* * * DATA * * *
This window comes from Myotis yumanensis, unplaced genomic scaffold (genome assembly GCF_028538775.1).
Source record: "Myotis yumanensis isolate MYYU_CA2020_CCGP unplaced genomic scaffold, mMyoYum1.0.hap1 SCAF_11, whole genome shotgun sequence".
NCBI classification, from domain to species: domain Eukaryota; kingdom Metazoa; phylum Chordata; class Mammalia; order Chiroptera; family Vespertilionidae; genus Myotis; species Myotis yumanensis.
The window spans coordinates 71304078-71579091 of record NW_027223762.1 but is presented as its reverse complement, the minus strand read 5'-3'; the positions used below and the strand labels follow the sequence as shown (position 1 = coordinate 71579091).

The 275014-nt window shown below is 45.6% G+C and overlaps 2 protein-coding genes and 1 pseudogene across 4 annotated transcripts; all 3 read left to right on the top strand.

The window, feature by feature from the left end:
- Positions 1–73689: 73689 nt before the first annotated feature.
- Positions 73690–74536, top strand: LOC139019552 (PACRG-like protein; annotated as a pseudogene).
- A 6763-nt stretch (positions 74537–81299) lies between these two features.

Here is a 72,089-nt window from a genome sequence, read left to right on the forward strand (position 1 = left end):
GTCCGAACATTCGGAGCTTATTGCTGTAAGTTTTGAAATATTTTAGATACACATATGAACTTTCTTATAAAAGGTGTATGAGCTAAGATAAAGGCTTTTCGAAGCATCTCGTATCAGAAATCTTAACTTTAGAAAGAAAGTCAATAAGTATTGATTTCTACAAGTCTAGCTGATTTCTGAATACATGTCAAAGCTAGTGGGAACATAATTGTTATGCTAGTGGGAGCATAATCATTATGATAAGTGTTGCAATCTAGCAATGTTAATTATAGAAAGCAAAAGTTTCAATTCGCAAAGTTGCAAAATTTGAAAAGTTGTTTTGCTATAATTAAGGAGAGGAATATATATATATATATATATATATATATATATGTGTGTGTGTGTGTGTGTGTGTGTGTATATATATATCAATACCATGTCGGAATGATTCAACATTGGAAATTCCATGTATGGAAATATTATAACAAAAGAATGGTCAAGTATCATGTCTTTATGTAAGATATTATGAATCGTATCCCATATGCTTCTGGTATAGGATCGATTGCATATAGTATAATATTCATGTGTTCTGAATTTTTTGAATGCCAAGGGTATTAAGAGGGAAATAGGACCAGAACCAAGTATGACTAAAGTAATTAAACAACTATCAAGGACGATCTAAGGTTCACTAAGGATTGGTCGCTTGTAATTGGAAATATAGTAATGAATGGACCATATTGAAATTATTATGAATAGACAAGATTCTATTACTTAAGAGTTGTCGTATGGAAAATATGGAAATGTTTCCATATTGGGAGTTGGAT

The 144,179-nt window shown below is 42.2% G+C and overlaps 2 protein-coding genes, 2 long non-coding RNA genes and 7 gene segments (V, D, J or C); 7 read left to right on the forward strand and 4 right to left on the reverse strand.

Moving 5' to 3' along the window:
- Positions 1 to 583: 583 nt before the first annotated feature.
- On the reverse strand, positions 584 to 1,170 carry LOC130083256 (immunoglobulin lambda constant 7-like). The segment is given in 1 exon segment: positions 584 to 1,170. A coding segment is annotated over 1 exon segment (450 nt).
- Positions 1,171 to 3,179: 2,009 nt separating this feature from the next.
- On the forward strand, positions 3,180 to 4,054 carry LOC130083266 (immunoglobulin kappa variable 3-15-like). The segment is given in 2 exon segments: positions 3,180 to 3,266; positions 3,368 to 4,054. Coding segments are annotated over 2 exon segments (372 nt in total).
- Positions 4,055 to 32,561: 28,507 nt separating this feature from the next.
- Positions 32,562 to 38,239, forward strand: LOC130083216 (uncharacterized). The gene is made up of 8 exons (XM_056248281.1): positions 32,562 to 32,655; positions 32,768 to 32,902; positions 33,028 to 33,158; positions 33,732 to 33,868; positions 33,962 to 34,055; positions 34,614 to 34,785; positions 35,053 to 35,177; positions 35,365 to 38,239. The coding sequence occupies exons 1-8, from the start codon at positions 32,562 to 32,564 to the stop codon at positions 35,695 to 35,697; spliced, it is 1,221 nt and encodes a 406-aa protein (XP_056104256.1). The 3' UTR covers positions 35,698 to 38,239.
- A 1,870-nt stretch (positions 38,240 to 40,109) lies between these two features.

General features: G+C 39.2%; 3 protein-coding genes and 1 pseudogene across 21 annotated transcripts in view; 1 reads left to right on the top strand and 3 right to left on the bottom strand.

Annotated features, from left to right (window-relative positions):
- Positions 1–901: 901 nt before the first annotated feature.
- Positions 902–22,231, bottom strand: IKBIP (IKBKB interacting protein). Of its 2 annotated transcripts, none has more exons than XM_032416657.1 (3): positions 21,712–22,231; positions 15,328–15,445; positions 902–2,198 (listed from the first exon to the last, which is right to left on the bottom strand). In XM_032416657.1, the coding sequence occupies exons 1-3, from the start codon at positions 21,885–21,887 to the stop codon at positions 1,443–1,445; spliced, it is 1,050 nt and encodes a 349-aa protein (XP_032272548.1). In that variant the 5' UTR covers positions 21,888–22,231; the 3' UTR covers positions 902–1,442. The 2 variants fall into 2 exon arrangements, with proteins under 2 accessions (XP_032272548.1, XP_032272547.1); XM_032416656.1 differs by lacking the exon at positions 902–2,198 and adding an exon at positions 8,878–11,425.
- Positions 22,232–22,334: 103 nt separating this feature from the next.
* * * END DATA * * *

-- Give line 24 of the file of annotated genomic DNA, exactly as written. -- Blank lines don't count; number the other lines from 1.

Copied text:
- Positions 902–22,231, bottom strand: IKBIP (IKBKB interacting protein). Of its 2 annotated transcripts, none has more exons than XM_032416657.1 (3): positions 21,712–22,231; positions 15,328–15,445; positions 902–2,198 (listed from the first exon to the last, which is right to left on the bottom strand). In XM_032416657.1, the coding sequence occupies exons 1-3, from the start codon at positions 21,885–21,887 to the stop codon at positions 1,443–1,445; spliced, it is 1,050 nt and encodes a 349-aa protein (XP_032272548.1). In that variant the 5' UTR covers positions 21,888–22,231; the 3' UTR covers positions 902–1,442. The 2 variants fall into 2 exon arrangements, with proteins under 2 accessions (XP_032272548.1, XP_032272547.1); XM_032416656.1 differs by lacking the exon at positions 902–2,198 and adding an exon at positions 8,878–11,425.